On January 15th it was announced that the University of Michigan’s board of regents had unanimously voted to fire President Mark Schlissel due to published inappropriate communications with a staff member. After seven years of contentious leadership including poorly-handled coronavirus protocols, multiple strikes by graduate students and unconstitutional infringement of free speech toward the start of his term, Schlissel leaves the University in disgrace. Ample articles and press releases detail the unseemly and intimate conduct between the president and his staffer; the communications occurred over an official umich.edu email account, begging the question of whether Schlissel learned nothing at all from Hillary Clinton and her emails.
Rather than focusing on Schlissel’s transgressions, I find value in highlighting Dr. Mary Sue Coleman, current interim president and former president of Michigan for twelve years. Her return to Michigan after a tumultuous term for Schlissel is a tremendous way to begin 2022 and brings hope for a renewed commitment to research and development at Michigan. Coleman holds her degrees in chemistry and biochemistry, teaching biochemistry at the University of Kentucky for nineteen years before overseeing her first collegiate presidency at the University of Iowa for seven years. She also served as the president of the Association of American Universities for four years, an organization that supports 64 research universities, including the University of Michigan and Ivy League schools, in pursuing both research and academic excellence.
“She is a president that participated in the dialogue on tough questions put to the Board and made the tough economic decisions that has helped Michigan reach its spot as the best public school in the U.S.”
One of Coleman’s most impactful contributions to the University during her previous tenure was the purchase of the North Campus Research Complex, a 174-acre property previously used as a Pfizer laboratory and satellite office. When the building became vacant, Coleman skillfully snapped it up in hopes of improving the quality and volume of scientific research done at Michigan. Now, over 3,500 faculty and staff work in the NCRC including many of those associated with the Rogel Cancer Center and the Max Harry Weil Institute for Critical Care Research and Innovation that strives to make life for terminally ill patients more bearable. Much of the research done inside the NCRC revolves around the healthcare field and has brought the university into a pioneering role for biomedical research, testing, and engineering.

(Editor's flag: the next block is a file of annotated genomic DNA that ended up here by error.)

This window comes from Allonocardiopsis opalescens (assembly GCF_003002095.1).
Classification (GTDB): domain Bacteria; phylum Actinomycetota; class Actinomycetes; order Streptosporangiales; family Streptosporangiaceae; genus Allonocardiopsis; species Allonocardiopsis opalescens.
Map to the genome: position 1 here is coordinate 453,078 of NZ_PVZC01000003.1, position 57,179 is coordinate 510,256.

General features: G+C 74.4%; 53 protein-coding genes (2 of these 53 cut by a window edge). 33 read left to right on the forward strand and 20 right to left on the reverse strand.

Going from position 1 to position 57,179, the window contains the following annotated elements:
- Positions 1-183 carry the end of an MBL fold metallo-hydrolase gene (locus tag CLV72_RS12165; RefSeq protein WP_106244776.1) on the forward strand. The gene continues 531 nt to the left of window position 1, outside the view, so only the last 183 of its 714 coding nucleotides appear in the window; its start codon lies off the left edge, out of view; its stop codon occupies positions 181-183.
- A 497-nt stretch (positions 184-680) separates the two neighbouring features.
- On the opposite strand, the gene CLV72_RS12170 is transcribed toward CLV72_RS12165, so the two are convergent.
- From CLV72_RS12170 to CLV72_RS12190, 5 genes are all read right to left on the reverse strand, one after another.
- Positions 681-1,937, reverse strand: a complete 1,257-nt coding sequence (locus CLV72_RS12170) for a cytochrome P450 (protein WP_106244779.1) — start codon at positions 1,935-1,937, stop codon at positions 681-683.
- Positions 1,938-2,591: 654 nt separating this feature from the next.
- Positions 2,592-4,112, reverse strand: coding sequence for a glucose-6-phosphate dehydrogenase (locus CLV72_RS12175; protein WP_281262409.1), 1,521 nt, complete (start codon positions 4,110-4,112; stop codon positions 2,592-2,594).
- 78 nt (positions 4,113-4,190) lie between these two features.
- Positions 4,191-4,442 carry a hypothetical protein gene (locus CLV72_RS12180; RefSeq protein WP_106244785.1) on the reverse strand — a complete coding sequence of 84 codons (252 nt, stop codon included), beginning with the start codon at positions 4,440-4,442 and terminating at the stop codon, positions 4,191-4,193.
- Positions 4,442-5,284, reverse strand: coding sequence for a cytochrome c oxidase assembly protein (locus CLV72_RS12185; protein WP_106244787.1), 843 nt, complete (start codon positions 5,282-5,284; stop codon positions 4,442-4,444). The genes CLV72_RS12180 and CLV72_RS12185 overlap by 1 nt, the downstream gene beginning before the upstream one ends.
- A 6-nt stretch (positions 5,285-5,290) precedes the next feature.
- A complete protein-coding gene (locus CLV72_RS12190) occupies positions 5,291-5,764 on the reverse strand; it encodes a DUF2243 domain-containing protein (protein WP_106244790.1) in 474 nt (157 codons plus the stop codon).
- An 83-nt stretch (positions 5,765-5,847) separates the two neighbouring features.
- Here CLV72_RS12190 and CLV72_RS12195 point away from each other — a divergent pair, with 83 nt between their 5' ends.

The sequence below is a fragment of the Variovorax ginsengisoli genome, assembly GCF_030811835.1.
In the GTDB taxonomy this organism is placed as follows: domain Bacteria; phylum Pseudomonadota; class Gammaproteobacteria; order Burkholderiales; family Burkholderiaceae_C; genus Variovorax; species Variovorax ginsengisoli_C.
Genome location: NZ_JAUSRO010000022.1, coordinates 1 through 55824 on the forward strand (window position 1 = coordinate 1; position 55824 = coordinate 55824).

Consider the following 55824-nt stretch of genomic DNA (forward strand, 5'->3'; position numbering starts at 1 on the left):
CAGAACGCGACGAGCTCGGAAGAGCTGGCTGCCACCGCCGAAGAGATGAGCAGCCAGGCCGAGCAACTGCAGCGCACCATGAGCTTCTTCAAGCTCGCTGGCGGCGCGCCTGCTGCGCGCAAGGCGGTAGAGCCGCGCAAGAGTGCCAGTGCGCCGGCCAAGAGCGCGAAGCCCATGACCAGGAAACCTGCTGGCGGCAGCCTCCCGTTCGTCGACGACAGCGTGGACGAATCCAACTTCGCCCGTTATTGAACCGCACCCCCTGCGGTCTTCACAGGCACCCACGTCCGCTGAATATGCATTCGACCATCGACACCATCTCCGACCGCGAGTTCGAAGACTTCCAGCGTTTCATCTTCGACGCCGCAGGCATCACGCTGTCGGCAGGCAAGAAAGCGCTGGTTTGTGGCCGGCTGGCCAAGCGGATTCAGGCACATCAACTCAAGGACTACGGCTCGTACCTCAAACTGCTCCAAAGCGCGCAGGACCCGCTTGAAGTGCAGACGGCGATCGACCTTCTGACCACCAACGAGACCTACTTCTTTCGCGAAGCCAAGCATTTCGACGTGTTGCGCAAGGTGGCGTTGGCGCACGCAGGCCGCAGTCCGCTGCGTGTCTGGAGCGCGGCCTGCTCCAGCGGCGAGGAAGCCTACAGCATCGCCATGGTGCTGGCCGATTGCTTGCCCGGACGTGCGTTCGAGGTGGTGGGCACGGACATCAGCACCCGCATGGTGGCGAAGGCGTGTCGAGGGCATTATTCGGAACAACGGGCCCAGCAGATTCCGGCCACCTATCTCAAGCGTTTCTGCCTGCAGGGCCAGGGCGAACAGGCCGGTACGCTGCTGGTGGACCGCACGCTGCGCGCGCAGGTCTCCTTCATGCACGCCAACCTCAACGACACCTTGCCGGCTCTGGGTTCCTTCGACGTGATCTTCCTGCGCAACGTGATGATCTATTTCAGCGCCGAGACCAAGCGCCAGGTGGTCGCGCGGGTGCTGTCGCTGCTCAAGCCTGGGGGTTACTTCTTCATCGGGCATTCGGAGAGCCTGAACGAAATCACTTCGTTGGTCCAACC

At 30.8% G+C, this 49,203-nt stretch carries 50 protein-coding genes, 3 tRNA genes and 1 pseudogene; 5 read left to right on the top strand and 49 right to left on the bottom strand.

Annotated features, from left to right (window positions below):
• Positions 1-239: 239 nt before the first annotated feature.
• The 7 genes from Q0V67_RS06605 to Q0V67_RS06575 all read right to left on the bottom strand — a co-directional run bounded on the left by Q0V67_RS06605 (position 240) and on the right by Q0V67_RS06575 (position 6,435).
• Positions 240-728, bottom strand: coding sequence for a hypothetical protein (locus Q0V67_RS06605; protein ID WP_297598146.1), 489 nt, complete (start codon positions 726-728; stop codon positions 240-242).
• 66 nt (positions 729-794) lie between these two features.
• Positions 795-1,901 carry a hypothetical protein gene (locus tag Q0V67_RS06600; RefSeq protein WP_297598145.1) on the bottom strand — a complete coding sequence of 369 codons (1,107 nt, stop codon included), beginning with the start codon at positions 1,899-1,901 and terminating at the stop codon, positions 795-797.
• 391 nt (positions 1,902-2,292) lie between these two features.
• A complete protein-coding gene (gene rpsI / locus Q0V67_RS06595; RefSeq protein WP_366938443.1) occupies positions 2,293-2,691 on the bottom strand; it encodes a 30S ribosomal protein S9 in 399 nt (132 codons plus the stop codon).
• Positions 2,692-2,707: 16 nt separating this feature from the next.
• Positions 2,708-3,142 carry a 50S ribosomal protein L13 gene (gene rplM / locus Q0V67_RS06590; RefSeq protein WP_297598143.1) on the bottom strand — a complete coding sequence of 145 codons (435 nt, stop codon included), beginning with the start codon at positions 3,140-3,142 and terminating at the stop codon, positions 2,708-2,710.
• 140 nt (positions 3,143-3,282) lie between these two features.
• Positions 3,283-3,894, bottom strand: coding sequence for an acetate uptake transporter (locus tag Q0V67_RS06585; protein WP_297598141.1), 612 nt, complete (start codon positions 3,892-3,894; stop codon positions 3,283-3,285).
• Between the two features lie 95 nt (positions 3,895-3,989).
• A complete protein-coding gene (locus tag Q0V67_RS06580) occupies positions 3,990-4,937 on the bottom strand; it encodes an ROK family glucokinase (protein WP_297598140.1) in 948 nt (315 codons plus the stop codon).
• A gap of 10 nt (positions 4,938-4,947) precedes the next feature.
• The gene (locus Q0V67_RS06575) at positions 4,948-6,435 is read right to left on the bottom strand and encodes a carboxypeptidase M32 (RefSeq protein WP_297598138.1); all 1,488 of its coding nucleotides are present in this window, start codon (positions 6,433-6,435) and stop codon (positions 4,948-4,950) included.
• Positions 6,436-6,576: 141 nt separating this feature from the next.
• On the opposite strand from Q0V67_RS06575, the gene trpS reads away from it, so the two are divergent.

However, that purchase improved the testing and laboratory space for multiple fields in addition to health sciences. The NCRC holds Michigan’s Office of Technology Transfer where professors can apply for patents for their projects and start-ups have access to venture-capital resources. Most excitingly, 30 acres of Coleman’s smart buy has become M-City, the home of the Solar Car test track and one of the pioneering sites for driverless vehicles. Considering that our Solar Car team is continually number one in the nation, I think that Coleman was onto something when she acquired the NCRC.
Further south, central campus residents have Coleman to thank for their updated dorm situations, as her purchases for the university went so far as to include a Residence Life Project. This provided money for updates to North, South, East, and West Quadrangles, as well as multiple other dormitories, and even impacted the Law School. Coleman invested millions of dollars in the success of future students and faculty at the University of Michigan. She is a president that participated in the dialogue on tough questions put to the Board and made the tough economic decisions that has helped Michigan reach its spot as the best public school in the U.S.
She also refrained from inappropriate communications with staff members, did not make statements about campus sexual assault and respect while privately breaching her own values, and did not develop a campus speech policy that violated the U.S. Constitution while encouraging pitting certain students against each other. There’s a plethora of reasons to welcome Mary Sue Coleman out of retirement and back to Ann Arbor; I never thought that in my four years at Michigan, I would live to see an inhabitant of that little white house on South University Avenue who made me proud to be a Michigan student.
Welcome back, President Coleman. You were dearly missed.